By Russ Phillips
On today’s ABC “This Week” with George Stephanopoulos Ben Carson was interviewed and one of the topics was follow-up to Carson’s comments at the September 16th debate (search “petroleum” to locate comments) about how he would not have invaded Afghanistan after 9/11. Also interviewed was Bernie Sanders and the entire transcript and video for both interviews is here.
The exchange with Carson about Afghanistan follows. What do you think about Carson’s alternative to invading Afghanistan? Is it realistic since even today the United States is not energy independent? Could the U.S. have mustered the effort back then to be energy independent in five to ten years? Use the “Reply” section to share your thoughts.
ABC “This Week”
With George Stephanopoulos
STEPHANOPOULOS: You are the only Republican, the only major candidate who opposed President Bush’s decision to invade Afghanistan after 9/11.
And I want to show what you said at the debate.
(BEGIN VIDEO CLIP)
CARSON: Declare that within five to 10 years, we will become petroleum independent. The moderate Arab states would have been so concerned about that, they would have turned over Osama bin Laden and anybody else you wanted on a silver platter within two weeks.
(END VIDEO CLIP)
STEPHANOPOULOS: That’s what you said he should have done.
But how would that have worked?
How would you have gotten the moderate Arab governments to turn over Osama bin Laden in two weeks?
He’d already been expelled by Saudi Arabia. He was already an enemy of those moderate governments.
CARSON: Well, I think they would have been extremely concerned if we had declared — and we were serious about it — that we were going to become petroleum independent, because it would have had a major impact on their finances.
And I think that probably would have trumped any loyalty that they had to — to people like Osama bin Laden.
STEPHANOPOULOS: But they didn’t have any loyalty to Osama bin Laden. The Saudis kicked him out. He was their enemy.
CARSON: Well, you may not think that they had any loyalty to him, but I believe otherwise.
STEPHANOPOULOS: So you believe that had President Bush simply declared energy independence, they would have turned over Osama bin Laden.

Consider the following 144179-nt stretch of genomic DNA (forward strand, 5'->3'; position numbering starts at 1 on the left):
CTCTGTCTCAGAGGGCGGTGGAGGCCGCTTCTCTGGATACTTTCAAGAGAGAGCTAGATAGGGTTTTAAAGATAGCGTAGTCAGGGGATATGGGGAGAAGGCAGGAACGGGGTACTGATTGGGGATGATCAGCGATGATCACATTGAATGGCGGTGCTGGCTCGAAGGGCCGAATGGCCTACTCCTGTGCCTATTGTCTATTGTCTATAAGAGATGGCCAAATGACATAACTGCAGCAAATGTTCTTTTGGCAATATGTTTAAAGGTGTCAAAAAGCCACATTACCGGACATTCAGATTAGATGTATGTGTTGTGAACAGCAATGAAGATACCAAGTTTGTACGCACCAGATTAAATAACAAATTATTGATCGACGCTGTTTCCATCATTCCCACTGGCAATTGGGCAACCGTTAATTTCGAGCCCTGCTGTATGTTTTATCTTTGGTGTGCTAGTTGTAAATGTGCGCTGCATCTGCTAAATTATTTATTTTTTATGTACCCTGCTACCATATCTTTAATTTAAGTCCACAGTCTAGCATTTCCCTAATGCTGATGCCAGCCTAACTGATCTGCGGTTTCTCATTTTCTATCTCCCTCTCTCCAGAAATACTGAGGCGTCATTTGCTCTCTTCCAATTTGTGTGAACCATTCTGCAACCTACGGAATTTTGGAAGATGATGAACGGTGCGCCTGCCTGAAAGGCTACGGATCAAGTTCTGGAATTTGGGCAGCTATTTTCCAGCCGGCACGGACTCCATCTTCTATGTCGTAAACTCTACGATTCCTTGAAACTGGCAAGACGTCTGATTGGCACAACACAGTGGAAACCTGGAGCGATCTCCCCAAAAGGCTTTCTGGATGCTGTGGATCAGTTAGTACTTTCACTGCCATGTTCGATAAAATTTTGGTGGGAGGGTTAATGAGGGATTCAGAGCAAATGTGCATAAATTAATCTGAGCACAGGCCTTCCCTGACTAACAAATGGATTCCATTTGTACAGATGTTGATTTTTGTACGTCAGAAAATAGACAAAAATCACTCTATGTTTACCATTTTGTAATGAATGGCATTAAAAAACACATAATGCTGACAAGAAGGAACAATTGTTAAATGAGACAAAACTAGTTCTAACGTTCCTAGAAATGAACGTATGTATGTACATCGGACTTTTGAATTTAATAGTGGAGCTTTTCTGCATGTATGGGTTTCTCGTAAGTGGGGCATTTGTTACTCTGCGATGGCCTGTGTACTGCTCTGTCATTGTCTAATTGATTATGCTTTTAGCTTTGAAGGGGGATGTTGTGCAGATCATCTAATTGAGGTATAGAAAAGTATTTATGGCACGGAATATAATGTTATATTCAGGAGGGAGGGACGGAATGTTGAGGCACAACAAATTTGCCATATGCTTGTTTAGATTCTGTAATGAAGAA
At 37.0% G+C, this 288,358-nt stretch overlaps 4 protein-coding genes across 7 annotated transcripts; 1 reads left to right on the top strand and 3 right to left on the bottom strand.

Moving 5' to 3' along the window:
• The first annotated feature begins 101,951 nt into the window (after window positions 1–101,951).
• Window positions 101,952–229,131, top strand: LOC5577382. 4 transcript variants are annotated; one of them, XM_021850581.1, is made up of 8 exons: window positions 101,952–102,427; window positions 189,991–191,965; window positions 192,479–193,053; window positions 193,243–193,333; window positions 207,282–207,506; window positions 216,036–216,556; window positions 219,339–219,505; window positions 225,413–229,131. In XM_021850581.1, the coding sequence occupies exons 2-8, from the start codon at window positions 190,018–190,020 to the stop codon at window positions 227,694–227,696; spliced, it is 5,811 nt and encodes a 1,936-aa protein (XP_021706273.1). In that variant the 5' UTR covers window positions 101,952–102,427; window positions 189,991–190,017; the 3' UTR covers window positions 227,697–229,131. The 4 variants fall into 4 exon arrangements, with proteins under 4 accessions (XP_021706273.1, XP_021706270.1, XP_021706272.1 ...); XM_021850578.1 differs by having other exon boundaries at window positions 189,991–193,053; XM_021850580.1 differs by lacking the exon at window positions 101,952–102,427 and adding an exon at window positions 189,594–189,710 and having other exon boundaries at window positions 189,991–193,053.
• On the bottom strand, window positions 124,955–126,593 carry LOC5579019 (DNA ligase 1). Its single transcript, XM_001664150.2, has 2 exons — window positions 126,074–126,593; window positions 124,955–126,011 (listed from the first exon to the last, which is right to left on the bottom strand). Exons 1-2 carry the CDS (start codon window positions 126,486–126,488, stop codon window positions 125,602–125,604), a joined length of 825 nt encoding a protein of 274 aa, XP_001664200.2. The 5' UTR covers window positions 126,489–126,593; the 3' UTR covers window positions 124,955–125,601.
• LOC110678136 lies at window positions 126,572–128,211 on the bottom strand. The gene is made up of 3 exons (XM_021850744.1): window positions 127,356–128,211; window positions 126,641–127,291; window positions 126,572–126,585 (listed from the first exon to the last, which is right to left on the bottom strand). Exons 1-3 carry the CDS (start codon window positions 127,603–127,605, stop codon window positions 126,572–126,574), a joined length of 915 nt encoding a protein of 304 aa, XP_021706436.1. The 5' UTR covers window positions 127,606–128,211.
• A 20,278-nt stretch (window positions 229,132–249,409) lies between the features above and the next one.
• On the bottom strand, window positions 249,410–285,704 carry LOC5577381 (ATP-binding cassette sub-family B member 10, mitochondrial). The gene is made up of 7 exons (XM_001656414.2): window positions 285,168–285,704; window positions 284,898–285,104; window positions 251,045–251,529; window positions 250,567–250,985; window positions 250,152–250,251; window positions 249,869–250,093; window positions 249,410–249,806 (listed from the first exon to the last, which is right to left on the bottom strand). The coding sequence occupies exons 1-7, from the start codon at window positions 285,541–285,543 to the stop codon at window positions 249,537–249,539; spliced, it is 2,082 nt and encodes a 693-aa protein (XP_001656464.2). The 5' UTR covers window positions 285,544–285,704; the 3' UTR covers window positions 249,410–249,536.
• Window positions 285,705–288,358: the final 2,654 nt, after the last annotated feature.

How would they have gotten him out of the tribal areas of Afghanistan and Pakistan?
CARSON: I think they would have known where he was. You know, there were indications, for instance, during the Clinton administration that — that they knew exactly where he was but didn’t necessarily pull the trigger.
If — if we could tell where he was, I’m certain that they knew where he was.
STEPHANOPOULOS: But at that point, we had some idea, but we didn’t know for sure.
I simply don’t understand how you think this would have worked.
CARSON: Well — well, here’s the point — here — here’s my point. My point is, we have — we had other ways that we could have done things. I personally don’t believe that invading Iraq was an existential threat to us. I don’t think Saddam Hussein was an existential threat to us.
It’s a very different situation right now.
Now, we have global jihadists who want to destroy us and our way of life.
STEPHANOPOULOS: But sir, I wasn’t…
CARSON: And that is a completely different situation.
STEPHANOPOULOS: I wasn’t asking about invading Iraq, I was asking about invading Afghanistan, which had been harboring Osama bin Laden.
CARSON: Well, I was primarily talking about Iraq. You know, I wasn’t particularly interested in going into Afghanistan but I do think that we should have taken aggressive action. And I think, you know, creating a base that did not require tens of thousands of our troops, that required a — a group.
And I think we probably have that number pretty close to right now, about 10,000 or so, and being able to use our drones and being able to use our intelligence and things of that nature, I think that’s probably all that was necessary in Afghanistan.
STEPHANOPOULOS: But, sir, when we look back at 9/11, 3,000 people dead on that day. We knew Afghanistan was harboring Osama bin Laden. Ninety percent of the American public supported taking military action, every member of Congress but one.
If that is not a case where you would order retaliation, what is?
CARSON: Well, I just said, I do believe that we should have taken aggressive action. I just don’t think necessarily putting tens of thousands of our troops was the correct way to do it.
But, you know, we’re talking about things that are in the past. We will never know the answer to that.
And we really need to be concentrating on what are we going to do now to deal with the global jihad threat.